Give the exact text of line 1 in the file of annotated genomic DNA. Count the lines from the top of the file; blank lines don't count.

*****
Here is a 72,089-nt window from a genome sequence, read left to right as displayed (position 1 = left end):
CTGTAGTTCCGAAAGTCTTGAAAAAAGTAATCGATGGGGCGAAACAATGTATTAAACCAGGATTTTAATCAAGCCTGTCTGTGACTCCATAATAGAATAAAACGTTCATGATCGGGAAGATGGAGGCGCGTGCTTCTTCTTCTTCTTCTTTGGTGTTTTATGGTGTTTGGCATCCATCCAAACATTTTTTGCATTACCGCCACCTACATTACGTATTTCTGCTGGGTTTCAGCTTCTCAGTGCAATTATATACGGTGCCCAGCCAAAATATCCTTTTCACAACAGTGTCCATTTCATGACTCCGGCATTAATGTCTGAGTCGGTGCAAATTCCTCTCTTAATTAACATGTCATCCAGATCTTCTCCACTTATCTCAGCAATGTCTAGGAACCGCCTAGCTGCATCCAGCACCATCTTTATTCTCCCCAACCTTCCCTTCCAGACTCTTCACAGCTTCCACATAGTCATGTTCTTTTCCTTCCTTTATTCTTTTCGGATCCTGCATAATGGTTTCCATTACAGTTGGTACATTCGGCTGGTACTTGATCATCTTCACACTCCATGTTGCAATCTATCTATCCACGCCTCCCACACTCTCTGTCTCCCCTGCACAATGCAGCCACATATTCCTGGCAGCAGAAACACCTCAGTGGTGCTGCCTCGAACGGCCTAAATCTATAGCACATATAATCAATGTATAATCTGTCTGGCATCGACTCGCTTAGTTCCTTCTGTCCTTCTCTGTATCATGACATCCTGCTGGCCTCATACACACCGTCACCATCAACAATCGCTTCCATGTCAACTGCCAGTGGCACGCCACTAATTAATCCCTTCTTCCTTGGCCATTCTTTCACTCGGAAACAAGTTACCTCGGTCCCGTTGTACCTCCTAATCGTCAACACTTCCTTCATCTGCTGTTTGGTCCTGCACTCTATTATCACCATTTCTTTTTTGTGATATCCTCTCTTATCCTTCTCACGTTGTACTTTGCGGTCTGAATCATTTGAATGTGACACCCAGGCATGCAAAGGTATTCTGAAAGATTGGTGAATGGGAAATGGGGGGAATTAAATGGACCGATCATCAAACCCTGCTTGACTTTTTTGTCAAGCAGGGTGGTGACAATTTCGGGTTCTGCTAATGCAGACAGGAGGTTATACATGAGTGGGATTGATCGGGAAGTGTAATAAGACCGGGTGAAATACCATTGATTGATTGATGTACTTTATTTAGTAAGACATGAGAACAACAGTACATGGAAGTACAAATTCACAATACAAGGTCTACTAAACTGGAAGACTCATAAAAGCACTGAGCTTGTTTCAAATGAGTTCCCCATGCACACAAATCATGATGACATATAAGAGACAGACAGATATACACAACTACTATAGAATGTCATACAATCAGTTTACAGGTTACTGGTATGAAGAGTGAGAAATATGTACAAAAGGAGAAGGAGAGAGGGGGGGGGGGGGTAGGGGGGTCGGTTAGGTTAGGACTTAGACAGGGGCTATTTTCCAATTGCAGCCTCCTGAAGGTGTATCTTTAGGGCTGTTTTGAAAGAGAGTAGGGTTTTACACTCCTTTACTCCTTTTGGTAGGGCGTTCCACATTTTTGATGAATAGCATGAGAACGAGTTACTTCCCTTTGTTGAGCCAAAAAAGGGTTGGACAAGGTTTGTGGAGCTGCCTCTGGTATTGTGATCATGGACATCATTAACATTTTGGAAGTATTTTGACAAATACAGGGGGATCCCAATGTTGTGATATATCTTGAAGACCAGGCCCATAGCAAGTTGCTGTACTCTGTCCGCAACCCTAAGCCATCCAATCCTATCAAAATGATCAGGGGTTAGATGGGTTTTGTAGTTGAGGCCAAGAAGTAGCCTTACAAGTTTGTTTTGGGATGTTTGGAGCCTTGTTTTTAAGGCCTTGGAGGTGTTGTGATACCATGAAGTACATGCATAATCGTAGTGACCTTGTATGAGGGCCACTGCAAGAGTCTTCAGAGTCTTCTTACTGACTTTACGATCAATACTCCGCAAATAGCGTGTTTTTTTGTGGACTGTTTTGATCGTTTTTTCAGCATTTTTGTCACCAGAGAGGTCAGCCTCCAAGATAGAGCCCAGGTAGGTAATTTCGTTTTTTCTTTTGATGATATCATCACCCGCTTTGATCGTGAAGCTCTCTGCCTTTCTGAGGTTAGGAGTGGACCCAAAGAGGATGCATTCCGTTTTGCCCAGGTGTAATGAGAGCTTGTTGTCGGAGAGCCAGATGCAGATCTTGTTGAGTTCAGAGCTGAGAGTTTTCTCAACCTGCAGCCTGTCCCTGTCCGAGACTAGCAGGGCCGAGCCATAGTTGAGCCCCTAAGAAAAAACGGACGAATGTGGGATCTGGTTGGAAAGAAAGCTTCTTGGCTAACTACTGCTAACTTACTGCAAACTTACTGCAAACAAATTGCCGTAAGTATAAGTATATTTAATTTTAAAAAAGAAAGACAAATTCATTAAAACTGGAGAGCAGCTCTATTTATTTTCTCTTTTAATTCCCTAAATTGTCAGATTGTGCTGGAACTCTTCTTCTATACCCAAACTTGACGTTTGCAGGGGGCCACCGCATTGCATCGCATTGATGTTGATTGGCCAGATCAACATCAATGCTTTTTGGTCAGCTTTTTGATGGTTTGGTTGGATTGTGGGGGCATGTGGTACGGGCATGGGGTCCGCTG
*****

Here is a 72,089-nt window from a genome sequence, read left to right as displayed (position 1 = left end):